Using StringTemplate as a ViewEngine for ASP.Net MVC
I've been in love with the simplicity of MVC frameworks from day one. But I've always felt like the accompanying ViewEngine needed an equal measure of simplicity to have the greatest value. Having worked with ASP.Net MVC since preview 3, I realized pretty early on that if I didn't find a ViewEngine I could get on board with, I'd find myself running back in defeat to ... WebForms (gasp).
The good news: ASP.Net MVC offers 4 ViewEngines out of the box (assuming you include the MVC contrib project).
The bad news: I don't really like using any of them.
The best news: I'm not stuck using any of them.
After kicking the tires on every ViewEngine I could get my hands on (including hacking my own template language just for fun), I became frustrated with endless pages of "tag soup". My search for something lightweight, fast, easy to read, and wrist friendly led me to a solid product called StringTemplate. For those who've never heard of it, you can check it here. It's in Version 3, and has an active user community. Here's a scrape of their front page:
StringTemplate is a java template engine (with ports for C# and Python) for generating source code, web pages, emails, or any other formatted text output. StringTemplate is particularly good at multi-targeted code generators, multiple site skins, and internationalization/localization...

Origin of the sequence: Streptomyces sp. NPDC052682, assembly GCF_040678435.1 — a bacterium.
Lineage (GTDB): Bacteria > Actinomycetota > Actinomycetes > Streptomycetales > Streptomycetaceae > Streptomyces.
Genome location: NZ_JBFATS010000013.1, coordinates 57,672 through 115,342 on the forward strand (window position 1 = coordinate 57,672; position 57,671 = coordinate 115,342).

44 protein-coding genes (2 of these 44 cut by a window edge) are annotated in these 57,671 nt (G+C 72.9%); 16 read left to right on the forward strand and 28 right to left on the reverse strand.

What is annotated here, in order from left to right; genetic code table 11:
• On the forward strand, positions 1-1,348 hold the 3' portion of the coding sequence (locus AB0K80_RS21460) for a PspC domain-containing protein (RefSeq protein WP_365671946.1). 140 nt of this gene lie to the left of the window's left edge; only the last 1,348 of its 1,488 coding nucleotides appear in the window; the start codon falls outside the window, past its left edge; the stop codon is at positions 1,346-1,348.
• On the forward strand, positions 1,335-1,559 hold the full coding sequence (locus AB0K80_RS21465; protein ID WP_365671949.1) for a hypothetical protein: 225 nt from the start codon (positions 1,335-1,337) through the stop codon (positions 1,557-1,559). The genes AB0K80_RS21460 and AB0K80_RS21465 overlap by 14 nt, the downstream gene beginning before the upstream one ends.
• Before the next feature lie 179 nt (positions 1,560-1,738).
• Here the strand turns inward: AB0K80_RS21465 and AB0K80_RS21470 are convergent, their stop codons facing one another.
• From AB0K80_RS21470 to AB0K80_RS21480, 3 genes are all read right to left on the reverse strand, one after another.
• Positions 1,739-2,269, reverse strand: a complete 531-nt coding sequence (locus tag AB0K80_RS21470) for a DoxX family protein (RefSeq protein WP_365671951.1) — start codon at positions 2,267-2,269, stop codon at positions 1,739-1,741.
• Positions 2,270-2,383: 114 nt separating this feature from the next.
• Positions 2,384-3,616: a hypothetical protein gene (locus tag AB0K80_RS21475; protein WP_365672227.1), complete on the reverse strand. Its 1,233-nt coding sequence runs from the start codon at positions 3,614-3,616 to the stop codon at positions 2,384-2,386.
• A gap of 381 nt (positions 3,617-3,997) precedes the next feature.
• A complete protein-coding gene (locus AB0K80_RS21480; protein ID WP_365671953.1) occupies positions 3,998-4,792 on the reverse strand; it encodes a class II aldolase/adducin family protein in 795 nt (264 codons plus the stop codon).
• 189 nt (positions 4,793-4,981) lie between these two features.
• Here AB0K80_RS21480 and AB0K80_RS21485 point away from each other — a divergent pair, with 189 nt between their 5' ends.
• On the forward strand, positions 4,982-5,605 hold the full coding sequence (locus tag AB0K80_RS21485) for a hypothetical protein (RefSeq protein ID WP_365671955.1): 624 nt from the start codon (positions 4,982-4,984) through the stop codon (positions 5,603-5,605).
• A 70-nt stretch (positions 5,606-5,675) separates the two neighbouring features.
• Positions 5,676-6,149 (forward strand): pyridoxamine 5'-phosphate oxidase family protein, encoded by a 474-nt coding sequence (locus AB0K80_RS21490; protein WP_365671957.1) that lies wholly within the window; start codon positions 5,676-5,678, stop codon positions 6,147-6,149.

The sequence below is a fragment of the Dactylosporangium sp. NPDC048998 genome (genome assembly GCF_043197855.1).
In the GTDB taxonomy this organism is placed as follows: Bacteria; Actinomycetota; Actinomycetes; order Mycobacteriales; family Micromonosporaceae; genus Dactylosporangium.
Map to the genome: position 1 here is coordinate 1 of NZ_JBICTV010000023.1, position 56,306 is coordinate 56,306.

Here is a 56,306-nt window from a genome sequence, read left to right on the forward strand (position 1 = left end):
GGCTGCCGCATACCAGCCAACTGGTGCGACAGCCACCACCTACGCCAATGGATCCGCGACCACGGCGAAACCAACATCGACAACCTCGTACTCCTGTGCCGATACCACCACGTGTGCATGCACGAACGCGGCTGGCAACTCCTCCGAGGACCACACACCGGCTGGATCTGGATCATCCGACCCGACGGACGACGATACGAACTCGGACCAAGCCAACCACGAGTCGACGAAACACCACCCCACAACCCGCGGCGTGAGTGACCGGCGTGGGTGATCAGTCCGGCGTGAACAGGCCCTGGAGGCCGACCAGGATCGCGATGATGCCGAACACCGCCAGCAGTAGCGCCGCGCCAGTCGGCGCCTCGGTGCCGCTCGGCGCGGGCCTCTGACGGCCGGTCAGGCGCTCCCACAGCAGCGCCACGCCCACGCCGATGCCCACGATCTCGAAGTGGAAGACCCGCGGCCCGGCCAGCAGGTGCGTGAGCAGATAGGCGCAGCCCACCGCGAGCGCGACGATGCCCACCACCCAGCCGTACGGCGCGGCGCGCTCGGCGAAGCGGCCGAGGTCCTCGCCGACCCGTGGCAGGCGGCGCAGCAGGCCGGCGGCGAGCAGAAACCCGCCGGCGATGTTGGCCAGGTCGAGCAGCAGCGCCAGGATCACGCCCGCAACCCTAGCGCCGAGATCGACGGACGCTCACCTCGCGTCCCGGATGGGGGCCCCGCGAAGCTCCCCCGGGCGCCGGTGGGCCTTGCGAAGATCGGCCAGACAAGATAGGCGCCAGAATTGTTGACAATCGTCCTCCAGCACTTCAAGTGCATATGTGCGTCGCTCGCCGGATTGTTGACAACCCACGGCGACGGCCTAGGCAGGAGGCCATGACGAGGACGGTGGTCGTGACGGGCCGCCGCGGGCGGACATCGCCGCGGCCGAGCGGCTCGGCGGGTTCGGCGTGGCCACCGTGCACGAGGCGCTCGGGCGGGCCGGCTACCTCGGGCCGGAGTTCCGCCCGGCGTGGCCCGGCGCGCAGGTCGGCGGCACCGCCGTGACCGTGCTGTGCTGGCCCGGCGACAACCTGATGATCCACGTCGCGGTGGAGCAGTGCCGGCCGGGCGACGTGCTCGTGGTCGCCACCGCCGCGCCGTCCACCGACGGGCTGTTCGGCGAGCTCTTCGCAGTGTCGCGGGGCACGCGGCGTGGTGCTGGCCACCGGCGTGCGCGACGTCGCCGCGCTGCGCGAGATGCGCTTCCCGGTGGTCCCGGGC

...Its distinguishing characteristic is that it strictly enforces model-view separation unlike other engines. Strict separation makes websites and code generators more flexible and maintainable; it also provides an excellent defense against malicious template authors.
True Model-View separation
So what does StringTemplate mean by "enforces model-view separation unlike other engines"? Well, for starters... string templates are not compiled C# classes like ASPX pages. They utilize a highly simple attribute container (similar to ViewData in a controller). There is no variable instantiation in templates. All data processing must take place *before* you get into the template. The only logic that is allowed inside the templates are simple conditional statements and foreach loops.
Now, before you hit the back button on this article, you might want to really consider what you use ASPX pages for anyway. When it comes down to it, if you remove the data calls from a server control, all that's left are attributes, looping, and conditional statements. In other words, logic that is UI specific.
So, when it comes down to it, they only thing you actually lose when giving up access to C# code in your template ... is the ability to hack business logic into your UI layer. This would be a good thing. StringTemplate removes the temptation, because it removes the ability.